You may be put on an emergency tax code if you change jobs. HM Revenue and Customs (HMRC) will correct it automatically after you’ve given your employer details of your previous income or pension.
Your employer will get these details from your P45 – if you don’t have one, they should ask you for further information.
HMRC will also update your tax code when:
After your tax code changes
HMRC will adjust your tax code so you pay the right amount of tax across the year. They’ll write to you or email you when your tax code has been updated.
They will also tell your employer or pension provider that your tax code has changed. Your next payslip should show:
- your new tax code
- adjustments to your pay if you were paying the wrong amount of tax
Find out more here
When to apply to register your charity
Usually, you must register with the Charity Commission if your charity is based in England or Wales and has over £5,000 income per year. The commission will take action to secure compliance if it identifies a charity which isn’t registered but should be.
If your charity is a charitable incorporated organisation (CIO) it must register whatever its income.
Charities that don’t have to register
Small unincorporated charities
If your charity is based in England and Wales and isn’t a CIO, you don’t have to apply to register it if its annual income is less than £5,000. But you can still apply to HM Revenue and Customs for recognition as a charity to get charity tax breaks and claim gift aid.
You can apply to the commission to register this sort of charity voluntarily, but the commission will only consider applications in exceptional circumstances. For example, if you can prove that your charity has been offered significant funds but has to provide a registered charity number before it can receive the funds.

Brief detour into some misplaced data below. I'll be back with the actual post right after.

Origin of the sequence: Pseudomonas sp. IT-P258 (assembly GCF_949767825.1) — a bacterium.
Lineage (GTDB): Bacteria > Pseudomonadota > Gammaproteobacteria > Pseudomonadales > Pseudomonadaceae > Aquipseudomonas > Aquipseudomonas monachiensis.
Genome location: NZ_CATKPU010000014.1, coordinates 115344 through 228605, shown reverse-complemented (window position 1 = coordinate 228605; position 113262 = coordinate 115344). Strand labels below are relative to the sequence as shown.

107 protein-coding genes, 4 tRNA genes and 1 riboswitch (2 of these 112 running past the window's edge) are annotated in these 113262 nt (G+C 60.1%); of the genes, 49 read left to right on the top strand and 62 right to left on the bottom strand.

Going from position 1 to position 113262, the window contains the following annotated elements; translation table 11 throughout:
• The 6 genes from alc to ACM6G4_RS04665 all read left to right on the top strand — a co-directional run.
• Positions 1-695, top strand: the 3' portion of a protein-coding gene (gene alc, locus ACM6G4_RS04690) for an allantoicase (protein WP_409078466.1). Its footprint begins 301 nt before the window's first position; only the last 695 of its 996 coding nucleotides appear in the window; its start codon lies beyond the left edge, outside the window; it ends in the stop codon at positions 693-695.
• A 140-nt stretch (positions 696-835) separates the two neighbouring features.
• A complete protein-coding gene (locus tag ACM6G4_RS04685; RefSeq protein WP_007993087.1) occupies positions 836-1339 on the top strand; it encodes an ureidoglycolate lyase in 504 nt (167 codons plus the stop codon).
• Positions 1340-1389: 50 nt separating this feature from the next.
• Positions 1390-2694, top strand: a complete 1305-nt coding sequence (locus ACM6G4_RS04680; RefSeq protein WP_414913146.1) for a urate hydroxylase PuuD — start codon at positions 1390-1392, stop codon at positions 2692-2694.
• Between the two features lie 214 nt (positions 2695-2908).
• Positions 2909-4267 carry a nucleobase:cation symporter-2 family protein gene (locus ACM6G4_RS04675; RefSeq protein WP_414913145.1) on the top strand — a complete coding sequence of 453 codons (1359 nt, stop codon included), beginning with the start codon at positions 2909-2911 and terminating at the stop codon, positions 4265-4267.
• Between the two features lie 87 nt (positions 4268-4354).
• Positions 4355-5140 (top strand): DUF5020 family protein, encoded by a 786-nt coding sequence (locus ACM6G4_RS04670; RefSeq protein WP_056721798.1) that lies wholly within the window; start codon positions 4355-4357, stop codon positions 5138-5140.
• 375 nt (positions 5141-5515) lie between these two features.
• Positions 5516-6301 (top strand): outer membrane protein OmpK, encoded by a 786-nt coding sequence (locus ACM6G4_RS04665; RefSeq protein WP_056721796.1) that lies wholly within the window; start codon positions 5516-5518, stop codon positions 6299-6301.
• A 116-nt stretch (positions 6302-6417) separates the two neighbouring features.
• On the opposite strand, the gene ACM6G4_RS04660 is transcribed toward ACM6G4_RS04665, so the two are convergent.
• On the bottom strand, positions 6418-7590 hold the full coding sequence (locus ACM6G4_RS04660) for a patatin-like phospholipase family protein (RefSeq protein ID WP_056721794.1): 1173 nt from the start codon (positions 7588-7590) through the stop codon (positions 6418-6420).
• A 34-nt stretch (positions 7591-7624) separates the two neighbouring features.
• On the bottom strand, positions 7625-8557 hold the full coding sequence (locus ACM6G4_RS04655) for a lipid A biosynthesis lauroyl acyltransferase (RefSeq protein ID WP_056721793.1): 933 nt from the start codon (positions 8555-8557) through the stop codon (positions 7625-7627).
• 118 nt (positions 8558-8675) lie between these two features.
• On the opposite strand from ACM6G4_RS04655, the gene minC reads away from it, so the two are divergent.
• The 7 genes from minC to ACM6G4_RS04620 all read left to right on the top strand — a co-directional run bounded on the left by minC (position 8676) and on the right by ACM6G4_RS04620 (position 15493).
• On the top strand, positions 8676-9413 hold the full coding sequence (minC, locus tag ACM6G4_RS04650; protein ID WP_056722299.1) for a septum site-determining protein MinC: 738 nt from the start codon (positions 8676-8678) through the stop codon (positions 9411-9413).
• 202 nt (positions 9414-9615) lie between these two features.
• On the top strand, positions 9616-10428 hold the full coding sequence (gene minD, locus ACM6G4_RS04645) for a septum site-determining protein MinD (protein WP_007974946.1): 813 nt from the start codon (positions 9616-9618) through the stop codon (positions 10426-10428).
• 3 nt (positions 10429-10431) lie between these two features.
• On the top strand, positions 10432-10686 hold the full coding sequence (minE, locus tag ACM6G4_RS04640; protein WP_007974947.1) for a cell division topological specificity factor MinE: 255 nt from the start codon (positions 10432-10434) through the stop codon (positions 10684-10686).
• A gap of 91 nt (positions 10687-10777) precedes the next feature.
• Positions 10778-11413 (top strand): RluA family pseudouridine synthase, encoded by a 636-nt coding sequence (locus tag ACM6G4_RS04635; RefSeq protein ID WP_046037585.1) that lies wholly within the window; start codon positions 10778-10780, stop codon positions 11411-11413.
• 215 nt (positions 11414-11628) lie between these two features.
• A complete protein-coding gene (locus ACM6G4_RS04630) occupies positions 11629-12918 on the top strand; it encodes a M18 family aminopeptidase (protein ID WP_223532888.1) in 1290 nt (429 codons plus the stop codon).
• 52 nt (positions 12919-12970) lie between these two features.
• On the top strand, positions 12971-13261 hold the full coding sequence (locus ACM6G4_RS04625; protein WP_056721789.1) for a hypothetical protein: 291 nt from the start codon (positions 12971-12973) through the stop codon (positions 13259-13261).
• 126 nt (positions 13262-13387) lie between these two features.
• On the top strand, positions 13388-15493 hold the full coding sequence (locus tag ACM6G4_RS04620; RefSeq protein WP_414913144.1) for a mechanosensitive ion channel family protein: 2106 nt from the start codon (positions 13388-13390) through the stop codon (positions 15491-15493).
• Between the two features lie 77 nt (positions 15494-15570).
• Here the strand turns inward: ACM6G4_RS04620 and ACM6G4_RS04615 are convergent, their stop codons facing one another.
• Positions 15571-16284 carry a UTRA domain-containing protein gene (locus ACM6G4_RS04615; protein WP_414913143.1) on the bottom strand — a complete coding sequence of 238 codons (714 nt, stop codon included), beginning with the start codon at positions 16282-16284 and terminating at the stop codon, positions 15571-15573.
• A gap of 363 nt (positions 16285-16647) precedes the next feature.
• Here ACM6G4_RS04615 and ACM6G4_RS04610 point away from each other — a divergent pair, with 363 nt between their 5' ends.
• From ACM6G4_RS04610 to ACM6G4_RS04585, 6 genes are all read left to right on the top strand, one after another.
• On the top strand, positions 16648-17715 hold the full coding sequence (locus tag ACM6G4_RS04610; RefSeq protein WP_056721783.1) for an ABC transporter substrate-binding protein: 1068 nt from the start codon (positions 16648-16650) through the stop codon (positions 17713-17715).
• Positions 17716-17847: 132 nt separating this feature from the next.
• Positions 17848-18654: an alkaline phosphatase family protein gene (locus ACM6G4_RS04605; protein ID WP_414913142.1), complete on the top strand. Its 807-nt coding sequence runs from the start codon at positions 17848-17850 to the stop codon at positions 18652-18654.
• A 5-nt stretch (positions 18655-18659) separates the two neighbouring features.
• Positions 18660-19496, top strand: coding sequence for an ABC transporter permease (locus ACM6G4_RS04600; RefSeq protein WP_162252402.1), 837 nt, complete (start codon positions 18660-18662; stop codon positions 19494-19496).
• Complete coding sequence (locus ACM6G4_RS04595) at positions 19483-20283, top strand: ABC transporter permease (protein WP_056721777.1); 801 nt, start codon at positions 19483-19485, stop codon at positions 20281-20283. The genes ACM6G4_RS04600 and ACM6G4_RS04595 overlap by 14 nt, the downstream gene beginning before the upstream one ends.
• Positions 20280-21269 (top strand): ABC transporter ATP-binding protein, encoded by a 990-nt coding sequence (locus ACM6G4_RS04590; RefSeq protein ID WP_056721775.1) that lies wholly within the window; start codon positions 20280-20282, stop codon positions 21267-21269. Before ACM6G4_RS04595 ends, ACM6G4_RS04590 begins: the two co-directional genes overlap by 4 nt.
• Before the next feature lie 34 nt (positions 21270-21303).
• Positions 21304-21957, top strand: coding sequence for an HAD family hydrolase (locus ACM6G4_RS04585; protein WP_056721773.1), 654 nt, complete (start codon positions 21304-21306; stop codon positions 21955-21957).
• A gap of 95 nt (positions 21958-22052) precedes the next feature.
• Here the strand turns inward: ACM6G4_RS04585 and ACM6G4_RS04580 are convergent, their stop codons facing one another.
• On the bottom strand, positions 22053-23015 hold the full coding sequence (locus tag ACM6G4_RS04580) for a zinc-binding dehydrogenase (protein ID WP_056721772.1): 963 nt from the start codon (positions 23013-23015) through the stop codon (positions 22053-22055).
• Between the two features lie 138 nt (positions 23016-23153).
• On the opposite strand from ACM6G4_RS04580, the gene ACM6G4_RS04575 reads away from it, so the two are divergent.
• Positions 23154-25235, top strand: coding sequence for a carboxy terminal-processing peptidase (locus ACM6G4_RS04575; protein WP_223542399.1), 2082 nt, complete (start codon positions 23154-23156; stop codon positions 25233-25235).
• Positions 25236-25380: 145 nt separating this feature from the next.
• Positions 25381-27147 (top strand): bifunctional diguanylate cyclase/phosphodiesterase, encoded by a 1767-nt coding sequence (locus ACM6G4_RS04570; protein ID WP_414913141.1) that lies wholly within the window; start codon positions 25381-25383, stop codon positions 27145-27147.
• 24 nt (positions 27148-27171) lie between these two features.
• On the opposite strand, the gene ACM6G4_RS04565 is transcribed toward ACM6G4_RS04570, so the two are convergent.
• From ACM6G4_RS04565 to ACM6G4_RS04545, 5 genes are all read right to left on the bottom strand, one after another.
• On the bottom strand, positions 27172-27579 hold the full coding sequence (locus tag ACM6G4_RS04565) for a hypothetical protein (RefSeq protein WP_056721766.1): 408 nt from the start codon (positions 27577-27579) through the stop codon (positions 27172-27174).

More details can be found here
Happy New Year everyone! Now we are all back at work, maybe it’s time to clarify who is a ‘worker’ in your organisation
A person is generally classed as a ‘worker’ if
- they have a contract or other arrangement to do work or services personally for a reward (your contract doesn’t have to be written)
- their reward is for money or a benefit in kind, for example the promise of a contract or future work
- they only have a limited right to send someone else to do the work (subcontract)
- they have to turn up for work even if they don’t want to
- their employer has to have work for them to do as long as the contract or arrangement lasts
- they aren’t doing the work as part of their own limited company in an arrangement where the ‘employer’ is actually a customer or client
Workers are entitled to certain employment rights, including:
- getting the National Minimum Wage
- protection against unlawful deductions from wages
- the statutory minimum level of paid holiday
- the statutory minimum length of rest breaks
- to not work more than 48 hours on average per week or to opt out of this right if they choose
- protection against unlawful discrimination
- protection for ‘whistleblowing’ – reporting wrongdoing in the workplace
- to not be treated less favourably if they work part-time
More details can be found here